Andy Chow

Most schools say they plan to restart learning in two months but a coalition of school administrators and teachers from the state's largest city school districts say they're waiting on a slew of decisions from Gov. Mike DeWine and the Ohio Department of Education ranging from funding to operations.

Wikimedia

The FDA has revoked permission for hydroxychloroquine to be used as a treatment for COVID-19, after the drug had been publicly touted by President Donald Trump. That leaves the state of Ohio with a stockpile of the drug amounting to millions of pills.

Ohio Department of Health conducting tests for COVID-19 with new testing equipment.
Ohio Department of Health

Gov. Mike DeWine (R-Ohio) says the state as a whole has seen a steady trend in decreasing cases of COVID-19, but he’s warning of possible trouble in southwest Ohio which is not following that trend.

Office of Gov. Mike DeWine

Gov. Mike DeWine (R-Ohio) is proposing changes to the law enforcement process when it comes to recruitment, training, and oversight in response to the anti-racism protests. But other state leaders say the proposals continue to ignore what they see as the root problem of policing.

Chompoo Suriyo/Shutterstock

As doctors around the country have expressed concerns that people are avoiding hospitals due to the pandemic, Gov. Mike DeWine (R-Ohio) is urging Ohioans to continue seeking care for other ailments outside of the coronavirus. 

Shutterstock

The Supreme Court of the United States has ruled in favor of anti-discrimination protections for LGTBQ people in the workplace. Advocates in Ohio are celebrating the ruling but say there's still more work to be done.

The Ohio Channel

The top leader of the Ohio Senate, Senate President Larry Obhof (R-Medina), has rebuked the racist comments made by Sen. Steve Huffman (R-Tipp City) during a committee hearing.

Dan Konik

The movement that began with demonstrators protesting the deaths of George Floyd, Breonna Taylor, and other black people killed by police is starting to shape a policy debate over the future of law enforcement. There are leaders calling for reforms, advocates calling to "defund the police," and others wanting more discussion on the issue.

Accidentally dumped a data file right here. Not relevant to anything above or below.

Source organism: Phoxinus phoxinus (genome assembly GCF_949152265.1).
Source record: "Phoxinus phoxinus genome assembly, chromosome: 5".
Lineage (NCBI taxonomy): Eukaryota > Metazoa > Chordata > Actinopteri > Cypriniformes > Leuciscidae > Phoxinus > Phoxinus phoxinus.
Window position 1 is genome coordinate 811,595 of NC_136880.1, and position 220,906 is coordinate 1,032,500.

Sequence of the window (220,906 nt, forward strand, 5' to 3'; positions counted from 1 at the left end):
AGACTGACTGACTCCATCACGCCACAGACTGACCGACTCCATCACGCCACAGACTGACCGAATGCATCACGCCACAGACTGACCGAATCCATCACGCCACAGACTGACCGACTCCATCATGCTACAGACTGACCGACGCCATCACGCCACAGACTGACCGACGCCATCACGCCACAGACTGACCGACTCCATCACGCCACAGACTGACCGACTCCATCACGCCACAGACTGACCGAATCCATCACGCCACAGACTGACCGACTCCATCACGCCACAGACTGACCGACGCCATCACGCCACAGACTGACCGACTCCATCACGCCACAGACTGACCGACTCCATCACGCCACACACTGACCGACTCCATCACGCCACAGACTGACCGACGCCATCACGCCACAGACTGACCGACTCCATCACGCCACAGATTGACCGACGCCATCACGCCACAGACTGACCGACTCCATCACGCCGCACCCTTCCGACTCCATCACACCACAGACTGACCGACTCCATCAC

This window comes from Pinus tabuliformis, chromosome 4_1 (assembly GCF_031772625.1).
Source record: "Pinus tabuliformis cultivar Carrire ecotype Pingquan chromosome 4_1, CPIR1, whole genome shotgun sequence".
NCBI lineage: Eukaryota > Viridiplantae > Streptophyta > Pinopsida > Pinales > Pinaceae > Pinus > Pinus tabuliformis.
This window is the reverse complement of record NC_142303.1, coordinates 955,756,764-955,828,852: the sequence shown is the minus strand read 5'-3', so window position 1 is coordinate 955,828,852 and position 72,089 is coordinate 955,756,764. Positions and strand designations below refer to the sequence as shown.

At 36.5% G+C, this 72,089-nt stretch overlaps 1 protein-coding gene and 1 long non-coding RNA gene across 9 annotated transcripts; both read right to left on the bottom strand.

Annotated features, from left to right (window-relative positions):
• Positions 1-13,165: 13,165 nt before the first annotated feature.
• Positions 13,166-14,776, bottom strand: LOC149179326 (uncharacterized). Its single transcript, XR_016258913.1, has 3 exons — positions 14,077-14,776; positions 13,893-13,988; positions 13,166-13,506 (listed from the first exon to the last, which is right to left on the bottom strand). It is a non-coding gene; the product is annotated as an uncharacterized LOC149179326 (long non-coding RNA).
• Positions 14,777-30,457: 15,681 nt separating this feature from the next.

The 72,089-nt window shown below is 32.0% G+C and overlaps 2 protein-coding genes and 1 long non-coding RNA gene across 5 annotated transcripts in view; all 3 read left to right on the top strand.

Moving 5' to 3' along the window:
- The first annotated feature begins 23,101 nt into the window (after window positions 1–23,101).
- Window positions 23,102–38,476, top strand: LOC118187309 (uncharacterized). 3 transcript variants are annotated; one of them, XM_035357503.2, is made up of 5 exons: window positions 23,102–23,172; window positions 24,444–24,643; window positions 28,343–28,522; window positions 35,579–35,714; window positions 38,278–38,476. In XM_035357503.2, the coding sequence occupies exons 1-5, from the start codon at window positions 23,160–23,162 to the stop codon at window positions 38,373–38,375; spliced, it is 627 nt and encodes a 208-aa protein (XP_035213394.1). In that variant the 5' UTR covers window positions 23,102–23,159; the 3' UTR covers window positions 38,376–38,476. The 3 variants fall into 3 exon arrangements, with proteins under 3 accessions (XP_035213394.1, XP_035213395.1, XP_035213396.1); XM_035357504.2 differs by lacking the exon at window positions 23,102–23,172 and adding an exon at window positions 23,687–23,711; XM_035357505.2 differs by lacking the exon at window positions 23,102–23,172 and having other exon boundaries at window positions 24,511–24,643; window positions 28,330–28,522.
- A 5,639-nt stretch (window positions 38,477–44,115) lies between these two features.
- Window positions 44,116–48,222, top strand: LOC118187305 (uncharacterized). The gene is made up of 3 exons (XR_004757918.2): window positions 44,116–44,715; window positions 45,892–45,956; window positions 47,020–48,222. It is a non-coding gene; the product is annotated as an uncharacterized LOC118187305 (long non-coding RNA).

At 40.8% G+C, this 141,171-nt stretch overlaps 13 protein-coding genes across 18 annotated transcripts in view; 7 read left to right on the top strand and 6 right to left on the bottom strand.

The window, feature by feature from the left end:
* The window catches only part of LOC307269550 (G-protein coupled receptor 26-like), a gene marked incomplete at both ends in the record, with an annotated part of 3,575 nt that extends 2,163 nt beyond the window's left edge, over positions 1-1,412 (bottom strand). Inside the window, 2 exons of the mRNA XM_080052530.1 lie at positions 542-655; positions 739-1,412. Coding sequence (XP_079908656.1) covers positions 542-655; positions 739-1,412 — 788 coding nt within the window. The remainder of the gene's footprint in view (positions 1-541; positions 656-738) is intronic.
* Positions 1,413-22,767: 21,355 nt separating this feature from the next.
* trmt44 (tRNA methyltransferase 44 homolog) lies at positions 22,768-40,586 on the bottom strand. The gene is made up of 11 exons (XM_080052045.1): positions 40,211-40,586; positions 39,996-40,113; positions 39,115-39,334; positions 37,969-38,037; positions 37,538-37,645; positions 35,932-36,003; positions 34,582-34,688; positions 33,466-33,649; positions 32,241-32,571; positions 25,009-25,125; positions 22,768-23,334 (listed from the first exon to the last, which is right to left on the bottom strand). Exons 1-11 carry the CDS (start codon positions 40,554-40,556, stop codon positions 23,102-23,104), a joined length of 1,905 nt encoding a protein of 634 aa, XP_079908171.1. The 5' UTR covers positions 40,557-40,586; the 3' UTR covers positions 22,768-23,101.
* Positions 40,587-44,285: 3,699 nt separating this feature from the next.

Andy Chow

State lawmakers approved hundreds of millions of dollars in federal funding to help local governments recover from the coronavirus pandemic.

Dr. Amy Acton speaks at a press conference on April 2, 2020.
Office of Gov. Mike DeWine

The director of the Ohio Department of Health, who drew national praise and criticism from some members of the state legislature for the state's pandemic shutdowns, has resigned.

(Ohio House)

Republican leaders in the Ohio House are proposing a list of reforms to the law enforcement system, with changes that include more training, stronger disciplinary measures and possible pay increases for police officers.

Ohio Department of Health

The number of confirmed cases of COVID-19 have continued to increase at a low rate, but health experts are urging people to still take the virus seriously even as more businesses reopen.

Andy Chow

Gov. Mike DeWine is moving forward with plans to create what he says will be more accountability and oversight for law enforcement in Ohio. The moves focus on diversifying police forces and getting departments to meet certain standards.

Andy Chow

The Ohio National Guard is returning to the state after being called to Washington, DC to secure demonstrations in the District. However, members of the guard are still in some Ohio cities as protesters continue to demonstrate against the deaths of George Floyd and other black people killed by police.

ideastream

Gov. Mike DeWine announced the reopening plans for larger entertainment venues beginning in two weeks.

Kristi Blokhin/Shutterstock

An unnamed member of the Ohio National Guard has been suspended from duty after the FBI alleged the soldier expressed "white supremacist ideology" online, according to Gov. Mike DeWine.